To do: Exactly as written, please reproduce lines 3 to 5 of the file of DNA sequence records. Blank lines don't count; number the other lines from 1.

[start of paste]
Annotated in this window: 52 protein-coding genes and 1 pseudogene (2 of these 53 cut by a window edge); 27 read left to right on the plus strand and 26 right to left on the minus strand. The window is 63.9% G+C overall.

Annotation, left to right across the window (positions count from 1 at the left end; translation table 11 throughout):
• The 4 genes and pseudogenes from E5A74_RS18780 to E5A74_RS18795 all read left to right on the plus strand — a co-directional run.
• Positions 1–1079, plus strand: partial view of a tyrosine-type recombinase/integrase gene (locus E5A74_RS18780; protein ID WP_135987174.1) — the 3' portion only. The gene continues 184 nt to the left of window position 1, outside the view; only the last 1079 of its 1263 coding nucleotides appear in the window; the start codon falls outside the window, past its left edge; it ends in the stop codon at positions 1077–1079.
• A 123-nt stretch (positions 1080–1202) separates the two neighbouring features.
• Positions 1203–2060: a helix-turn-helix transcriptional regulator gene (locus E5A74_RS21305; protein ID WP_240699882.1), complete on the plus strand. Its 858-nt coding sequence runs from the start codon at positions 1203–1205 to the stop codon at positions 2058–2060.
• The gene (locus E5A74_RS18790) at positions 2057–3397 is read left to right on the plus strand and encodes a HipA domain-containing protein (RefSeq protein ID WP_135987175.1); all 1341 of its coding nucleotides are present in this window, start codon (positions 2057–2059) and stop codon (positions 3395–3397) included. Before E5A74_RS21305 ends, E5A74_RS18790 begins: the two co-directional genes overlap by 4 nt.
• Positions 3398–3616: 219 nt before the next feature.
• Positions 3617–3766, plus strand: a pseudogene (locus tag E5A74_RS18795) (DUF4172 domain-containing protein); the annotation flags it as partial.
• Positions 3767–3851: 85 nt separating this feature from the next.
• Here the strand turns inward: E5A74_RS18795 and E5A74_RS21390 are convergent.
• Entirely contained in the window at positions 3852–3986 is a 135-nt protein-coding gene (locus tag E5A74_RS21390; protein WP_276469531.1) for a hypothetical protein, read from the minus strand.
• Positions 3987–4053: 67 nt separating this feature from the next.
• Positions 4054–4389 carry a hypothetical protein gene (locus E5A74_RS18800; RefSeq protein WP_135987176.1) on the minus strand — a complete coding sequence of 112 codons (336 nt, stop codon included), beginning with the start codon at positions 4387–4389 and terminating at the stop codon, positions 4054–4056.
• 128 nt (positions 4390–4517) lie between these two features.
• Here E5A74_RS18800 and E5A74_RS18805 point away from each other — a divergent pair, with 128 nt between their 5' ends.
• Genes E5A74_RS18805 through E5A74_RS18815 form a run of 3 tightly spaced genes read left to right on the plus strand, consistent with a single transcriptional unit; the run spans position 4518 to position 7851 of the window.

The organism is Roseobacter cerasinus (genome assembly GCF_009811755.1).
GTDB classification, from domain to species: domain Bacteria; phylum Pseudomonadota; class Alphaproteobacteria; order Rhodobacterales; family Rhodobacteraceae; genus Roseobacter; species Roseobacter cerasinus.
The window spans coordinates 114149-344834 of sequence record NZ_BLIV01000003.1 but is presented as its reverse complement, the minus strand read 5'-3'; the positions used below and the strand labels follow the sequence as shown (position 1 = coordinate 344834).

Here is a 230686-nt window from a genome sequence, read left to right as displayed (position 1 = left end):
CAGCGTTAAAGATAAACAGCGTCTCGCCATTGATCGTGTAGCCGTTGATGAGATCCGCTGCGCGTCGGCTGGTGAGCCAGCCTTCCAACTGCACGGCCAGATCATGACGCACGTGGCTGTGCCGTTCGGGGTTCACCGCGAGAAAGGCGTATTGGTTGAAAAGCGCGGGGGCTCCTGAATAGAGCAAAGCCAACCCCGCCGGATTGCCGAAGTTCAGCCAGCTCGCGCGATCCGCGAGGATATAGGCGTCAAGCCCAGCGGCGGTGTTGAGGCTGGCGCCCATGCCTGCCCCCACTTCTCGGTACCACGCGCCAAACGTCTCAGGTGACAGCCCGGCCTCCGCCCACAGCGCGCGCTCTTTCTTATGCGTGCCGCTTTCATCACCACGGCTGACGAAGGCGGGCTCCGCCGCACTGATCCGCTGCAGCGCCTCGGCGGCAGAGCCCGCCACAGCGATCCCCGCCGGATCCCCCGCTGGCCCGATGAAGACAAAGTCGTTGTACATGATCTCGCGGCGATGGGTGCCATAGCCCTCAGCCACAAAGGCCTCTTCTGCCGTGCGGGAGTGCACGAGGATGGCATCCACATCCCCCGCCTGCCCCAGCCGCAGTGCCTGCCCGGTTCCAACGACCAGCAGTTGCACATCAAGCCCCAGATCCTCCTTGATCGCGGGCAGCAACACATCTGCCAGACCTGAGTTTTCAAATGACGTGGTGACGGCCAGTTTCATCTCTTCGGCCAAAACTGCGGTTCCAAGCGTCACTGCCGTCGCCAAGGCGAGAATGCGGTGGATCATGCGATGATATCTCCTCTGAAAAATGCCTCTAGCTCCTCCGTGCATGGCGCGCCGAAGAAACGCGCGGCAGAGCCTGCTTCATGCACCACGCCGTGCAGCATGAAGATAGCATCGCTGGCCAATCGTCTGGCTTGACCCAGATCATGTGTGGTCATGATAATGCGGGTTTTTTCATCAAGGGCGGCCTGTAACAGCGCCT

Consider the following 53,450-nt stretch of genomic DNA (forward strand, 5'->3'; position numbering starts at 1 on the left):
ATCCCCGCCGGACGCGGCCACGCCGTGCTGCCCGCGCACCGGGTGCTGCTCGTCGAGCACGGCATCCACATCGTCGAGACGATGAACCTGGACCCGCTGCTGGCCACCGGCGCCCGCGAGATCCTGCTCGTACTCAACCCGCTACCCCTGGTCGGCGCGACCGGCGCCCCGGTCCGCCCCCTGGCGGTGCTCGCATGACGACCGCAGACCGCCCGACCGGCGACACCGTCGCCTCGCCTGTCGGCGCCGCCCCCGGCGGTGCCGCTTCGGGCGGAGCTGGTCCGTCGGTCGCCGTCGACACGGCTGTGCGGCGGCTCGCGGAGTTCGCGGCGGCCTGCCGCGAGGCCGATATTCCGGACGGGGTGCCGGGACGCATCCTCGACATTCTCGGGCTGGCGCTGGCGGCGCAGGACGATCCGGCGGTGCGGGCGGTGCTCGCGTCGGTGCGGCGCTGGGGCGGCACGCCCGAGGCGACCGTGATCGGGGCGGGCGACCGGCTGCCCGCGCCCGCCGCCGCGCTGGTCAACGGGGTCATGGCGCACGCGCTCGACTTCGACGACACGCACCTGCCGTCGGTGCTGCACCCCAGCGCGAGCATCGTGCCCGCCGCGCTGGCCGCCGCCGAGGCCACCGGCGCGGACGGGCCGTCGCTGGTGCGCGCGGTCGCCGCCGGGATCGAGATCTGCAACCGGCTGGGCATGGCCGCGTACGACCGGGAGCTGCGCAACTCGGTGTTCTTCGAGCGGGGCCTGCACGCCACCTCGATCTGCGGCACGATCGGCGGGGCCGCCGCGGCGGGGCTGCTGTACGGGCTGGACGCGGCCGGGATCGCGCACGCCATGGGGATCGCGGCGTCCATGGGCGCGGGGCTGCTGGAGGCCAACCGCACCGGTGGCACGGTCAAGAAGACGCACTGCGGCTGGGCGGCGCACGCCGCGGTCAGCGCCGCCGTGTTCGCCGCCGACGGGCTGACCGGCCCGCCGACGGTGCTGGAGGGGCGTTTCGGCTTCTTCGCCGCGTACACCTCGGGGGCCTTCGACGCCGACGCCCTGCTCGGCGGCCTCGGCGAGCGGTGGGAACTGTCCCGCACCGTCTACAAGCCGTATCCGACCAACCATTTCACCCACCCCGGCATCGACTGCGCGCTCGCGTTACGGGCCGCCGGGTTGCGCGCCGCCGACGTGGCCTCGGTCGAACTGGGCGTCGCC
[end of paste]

• The 4 genes and pseudogenes from E5A74_RS18780 to E5A74_RS18795 all read left to right on the plus strand — a co-directional run.
• Positions 1–1079, plus strand: partial view of a tyrosine-type recombinase/integrase gene (locus E5A74_RS18780; protein ID WP_135987174.1) — the 3' portion only. The gene continues 184 nt to the left of window position 1, outside the view; only the last 1079 of its 1263 coding nucleotides appear in the window; the start codon falls outside the window, past its left edge; it ends in the stop codon at positions 1077–1079.
• A 123-nt stretch (positions 1080–1202) separates the two neighbouring features.